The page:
The University of Pittsburgh School of Information Sciences is looking for a tenure-track Assistant Professor of Web Science in Pittsburgh, PA. According to the post, the candidate should have deep knowledge of “Data-intensive scholarship; Information visualization; Data mining; Semantic web; [and] Web engineering.” It states, “The University of Pittsburgh has been designated as a National Center of Academic Excellence in Information Assurance Education and Research by the National Security Agency and the Department of Homeland Security, while the iSchool security curriculum has been certified by the Committee on National System Security (CNSS) as meeting the national standards for information security education. In Web Science, numerous opportunities exist for collaboration on large-scale Web Service projects, including collaboration with the Center for Biomedical Informatics and the Intelligent Systems Program at Pitt.” Read more
Posts Tagged ‘University of Pittsburgh’
Careerimp and its semantic technology for building and improving resumes to match a job’s requirements has itself secured a new gig – it’s been acquired by Chicago-based Professional Diversity Network, a provider of professional networking and job boards solutions.
Resunate, which The Semantic Web Blog first covered here, has had as its target market university career centers, with a client list that includes among others Carnegie Mellon (where the technology has its roots) and the University of Pittsburgh (whose Library System recently signed on as a customer for Plum Analytics’ RDF-modeled Researcher Graph). CareerImp has been updating the Semantic Intelligence technology behind the solution – which analyses the sentences in a resume and job description based on the way words are clustered and their context, and weights things to statistically determine how relevant a resume is to a job or vice versa – every couple of weeks since its debut in Spring 2011 with a focus on providing content suggestions.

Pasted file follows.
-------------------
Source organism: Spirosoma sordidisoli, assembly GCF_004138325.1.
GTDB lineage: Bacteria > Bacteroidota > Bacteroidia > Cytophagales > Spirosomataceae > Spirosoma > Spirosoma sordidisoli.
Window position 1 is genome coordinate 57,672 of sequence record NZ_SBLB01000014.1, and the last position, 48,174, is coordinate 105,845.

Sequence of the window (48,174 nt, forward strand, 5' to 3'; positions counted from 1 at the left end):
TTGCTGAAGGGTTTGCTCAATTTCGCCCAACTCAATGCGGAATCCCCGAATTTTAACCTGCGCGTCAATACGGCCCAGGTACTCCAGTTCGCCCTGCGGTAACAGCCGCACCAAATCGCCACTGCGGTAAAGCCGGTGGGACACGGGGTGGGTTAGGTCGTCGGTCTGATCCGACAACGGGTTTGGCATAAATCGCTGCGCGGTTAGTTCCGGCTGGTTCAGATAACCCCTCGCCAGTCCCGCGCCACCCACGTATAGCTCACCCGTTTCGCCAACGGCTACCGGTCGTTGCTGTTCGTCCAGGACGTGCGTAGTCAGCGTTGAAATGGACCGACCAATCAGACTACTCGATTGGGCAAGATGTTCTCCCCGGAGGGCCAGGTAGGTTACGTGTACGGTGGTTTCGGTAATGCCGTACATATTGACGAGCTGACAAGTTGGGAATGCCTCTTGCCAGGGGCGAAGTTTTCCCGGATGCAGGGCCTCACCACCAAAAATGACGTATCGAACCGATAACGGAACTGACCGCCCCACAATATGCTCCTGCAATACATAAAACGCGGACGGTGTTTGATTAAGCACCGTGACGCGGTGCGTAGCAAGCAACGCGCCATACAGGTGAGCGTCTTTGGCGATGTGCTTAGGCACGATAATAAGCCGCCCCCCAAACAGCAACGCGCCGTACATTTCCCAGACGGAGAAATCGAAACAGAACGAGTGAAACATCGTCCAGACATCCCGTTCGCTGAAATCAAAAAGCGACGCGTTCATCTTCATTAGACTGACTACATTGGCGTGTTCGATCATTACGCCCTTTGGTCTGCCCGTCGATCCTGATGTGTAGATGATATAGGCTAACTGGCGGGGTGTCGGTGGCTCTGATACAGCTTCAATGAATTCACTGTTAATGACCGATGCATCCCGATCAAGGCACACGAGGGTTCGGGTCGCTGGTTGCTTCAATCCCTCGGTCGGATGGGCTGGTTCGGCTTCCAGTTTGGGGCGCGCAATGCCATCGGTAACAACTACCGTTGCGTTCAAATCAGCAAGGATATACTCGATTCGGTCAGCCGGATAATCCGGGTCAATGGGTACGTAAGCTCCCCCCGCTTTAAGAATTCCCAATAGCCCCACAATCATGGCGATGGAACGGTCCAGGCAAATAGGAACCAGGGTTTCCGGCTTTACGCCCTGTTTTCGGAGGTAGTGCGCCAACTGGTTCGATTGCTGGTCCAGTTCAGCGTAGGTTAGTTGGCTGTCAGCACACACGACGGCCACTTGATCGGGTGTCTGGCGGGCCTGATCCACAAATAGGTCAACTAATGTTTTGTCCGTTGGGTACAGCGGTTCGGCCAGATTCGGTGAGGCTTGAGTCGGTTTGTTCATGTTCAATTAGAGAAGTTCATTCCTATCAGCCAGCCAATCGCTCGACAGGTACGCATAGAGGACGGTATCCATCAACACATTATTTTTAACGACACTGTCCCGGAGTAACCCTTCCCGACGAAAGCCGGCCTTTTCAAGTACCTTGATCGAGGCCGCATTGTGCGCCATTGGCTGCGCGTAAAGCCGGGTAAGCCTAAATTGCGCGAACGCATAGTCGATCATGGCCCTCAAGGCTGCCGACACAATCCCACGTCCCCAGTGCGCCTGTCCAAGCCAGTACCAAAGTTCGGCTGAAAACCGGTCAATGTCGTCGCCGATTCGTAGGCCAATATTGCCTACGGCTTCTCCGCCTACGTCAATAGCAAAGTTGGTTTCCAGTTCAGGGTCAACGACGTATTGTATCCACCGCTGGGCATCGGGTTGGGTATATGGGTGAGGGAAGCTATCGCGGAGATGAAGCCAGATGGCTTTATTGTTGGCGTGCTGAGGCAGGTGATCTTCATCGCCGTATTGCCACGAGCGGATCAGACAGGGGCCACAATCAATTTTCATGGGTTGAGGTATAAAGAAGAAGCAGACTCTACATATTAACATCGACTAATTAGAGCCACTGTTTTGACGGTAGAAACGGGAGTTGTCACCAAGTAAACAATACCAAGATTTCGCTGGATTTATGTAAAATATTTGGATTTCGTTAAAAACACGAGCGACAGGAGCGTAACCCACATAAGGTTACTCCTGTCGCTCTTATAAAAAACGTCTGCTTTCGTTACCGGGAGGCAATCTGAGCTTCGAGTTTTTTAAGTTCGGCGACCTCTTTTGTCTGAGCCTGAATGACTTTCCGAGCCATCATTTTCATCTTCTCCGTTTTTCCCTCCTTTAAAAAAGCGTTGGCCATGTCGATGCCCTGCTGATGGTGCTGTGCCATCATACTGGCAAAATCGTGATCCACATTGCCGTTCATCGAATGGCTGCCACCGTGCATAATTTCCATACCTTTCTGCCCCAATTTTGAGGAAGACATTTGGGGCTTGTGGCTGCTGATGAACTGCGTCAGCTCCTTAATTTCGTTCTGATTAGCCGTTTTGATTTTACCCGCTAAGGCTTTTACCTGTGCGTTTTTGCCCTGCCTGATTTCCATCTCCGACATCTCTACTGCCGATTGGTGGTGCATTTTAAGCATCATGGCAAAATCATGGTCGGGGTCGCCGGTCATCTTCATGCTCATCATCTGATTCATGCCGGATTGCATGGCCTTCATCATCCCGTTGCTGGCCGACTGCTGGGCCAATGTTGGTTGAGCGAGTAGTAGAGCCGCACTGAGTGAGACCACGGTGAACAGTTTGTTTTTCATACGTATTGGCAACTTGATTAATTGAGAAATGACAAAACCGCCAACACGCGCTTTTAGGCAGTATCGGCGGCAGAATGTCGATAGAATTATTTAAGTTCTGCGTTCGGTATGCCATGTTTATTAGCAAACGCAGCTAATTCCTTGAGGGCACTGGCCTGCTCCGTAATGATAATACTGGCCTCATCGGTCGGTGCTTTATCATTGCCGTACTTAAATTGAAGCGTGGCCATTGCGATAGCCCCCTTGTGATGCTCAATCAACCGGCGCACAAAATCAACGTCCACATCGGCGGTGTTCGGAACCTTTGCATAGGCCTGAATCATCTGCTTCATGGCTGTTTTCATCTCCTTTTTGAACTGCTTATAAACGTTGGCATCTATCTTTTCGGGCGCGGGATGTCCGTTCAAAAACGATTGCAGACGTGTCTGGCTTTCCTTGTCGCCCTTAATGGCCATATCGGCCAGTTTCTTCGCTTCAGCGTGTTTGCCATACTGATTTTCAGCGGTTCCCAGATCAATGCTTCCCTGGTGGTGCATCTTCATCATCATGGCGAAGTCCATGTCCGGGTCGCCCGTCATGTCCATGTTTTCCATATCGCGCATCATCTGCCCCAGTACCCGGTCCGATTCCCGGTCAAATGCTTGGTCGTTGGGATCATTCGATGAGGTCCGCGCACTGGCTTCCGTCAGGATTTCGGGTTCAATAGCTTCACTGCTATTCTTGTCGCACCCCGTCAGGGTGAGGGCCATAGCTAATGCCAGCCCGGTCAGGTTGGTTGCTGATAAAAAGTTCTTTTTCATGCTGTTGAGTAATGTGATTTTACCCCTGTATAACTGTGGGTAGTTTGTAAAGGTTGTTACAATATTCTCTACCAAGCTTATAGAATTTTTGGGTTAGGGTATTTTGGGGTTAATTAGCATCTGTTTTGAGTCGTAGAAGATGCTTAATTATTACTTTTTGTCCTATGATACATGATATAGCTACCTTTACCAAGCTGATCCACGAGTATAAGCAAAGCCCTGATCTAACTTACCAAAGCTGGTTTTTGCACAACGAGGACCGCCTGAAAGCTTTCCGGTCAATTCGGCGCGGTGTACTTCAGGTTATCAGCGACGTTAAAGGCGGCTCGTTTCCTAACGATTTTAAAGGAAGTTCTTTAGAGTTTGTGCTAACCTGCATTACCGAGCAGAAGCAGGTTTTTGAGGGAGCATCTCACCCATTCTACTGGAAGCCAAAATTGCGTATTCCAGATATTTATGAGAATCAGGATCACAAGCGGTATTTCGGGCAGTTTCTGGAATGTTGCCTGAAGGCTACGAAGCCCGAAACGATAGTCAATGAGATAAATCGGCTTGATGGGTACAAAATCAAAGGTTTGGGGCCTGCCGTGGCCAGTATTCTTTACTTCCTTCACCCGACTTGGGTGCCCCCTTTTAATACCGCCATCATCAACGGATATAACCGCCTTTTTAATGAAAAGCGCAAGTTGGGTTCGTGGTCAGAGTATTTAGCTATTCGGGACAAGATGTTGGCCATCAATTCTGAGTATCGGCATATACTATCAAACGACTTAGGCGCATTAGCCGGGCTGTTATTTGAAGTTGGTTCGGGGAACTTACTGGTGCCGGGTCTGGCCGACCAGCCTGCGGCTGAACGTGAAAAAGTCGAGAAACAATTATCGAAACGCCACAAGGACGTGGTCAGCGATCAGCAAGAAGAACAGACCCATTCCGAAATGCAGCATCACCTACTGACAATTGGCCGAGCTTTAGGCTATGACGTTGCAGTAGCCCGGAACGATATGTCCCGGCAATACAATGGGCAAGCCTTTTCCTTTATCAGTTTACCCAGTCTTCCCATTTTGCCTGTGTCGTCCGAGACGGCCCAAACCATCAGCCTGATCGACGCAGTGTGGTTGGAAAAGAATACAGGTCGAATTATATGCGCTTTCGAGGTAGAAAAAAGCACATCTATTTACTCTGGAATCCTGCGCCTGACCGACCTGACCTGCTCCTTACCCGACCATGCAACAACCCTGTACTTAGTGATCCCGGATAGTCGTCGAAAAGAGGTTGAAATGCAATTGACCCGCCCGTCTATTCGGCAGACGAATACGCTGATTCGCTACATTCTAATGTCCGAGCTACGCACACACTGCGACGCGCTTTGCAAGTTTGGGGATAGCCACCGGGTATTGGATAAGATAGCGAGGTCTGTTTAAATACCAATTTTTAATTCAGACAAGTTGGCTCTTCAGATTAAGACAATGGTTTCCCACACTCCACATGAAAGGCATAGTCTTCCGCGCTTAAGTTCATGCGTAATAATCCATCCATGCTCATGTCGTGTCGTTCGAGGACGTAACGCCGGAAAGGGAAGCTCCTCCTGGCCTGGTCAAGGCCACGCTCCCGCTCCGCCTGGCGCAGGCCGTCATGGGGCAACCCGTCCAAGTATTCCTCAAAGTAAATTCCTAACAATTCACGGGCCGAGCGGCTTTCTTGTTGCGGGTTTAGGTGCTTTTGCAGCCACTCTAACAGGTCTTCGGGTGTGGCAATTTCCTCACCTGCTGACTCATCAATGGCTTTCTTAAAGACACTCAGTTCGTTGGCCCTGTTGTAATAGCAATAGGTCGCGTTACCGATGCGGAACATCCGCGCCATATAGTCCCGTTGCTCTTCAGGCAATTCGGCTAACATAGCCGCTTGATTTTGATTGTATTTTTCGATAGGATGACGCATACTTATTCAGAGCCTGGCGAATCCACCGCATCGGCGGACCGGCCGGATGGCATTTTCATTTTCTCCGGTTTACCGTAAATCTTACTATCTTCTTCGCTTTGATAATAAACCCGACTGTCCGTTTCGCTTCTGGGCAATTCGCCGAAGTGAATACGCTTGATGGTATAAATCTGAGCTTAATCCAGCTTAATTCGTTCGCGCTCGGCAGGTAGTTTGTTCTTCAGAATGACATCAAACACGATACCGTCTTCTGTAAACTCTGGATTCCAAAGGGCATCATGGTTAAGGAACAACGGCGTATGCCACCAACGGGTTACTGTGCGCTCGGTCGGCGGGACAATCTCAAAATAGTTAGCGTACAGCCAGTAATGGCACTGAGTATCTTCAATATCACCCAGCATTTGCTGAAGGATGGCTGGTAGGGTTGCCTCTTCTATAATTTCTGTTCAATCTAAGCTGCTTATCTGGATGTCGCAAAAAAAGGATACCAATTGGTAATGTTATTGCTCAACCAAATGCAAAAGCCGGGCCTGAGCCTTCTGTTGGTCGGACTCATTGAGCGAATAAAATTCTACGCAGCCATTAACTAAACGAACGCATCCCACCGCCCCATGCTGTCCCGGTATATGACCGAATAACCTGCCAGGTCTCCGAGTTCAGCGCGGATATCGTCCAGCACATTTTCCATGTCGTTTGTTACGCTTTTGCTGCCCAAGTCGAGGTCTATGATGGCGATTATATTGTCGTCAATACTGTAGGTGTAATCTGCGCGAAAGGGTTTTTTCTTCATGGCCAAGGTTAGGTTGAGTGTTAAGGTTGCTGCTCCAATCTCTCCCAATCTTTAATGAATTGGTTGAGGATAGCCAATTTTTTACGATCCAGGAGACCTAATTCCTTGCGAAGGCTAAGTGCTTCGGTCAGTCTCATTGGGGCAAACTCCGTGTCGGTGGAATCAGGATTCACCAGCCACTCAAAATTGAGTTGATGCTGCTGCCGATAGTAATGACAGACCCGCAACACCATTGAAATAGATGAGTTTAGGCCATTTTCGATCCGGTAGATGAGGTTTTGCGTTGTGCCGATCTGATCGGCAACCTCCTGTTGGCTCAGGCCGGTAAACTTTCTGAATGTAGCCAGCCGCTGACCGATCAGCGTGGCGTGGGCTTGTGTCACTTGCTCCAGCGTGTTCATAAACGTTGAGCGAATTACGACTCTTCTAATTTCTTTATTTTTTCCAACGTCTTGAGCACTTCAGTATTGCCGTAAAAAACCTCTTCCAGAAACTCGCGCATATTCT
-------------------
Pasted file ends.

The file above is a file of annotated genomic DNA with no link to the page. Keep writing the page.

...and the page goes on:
The “publish or perish” model of the academic world has pretty much followed the same pattern since the middle of the last century. It’s about a seven-year time-span from the a researcher’s original “ah-ha” moment, to the publishing of her paper, to the point where a critical mass of citations are formally gathered around it, as others read the work and cite it in their own research, says Andrea Michalek, co-founder of startup Plum Analytics.
“Clearly the world moves much, much faster than that now,” she says, with researchers posting slides online of talks about their work even before it’s published, and tweets referencing those discussions and linking back to the content, for example. “All this data exhaust is happening in advance of researchers’ getting those cited-by counts,” she says, and once a paper is published, the opportunities for online references to it grow.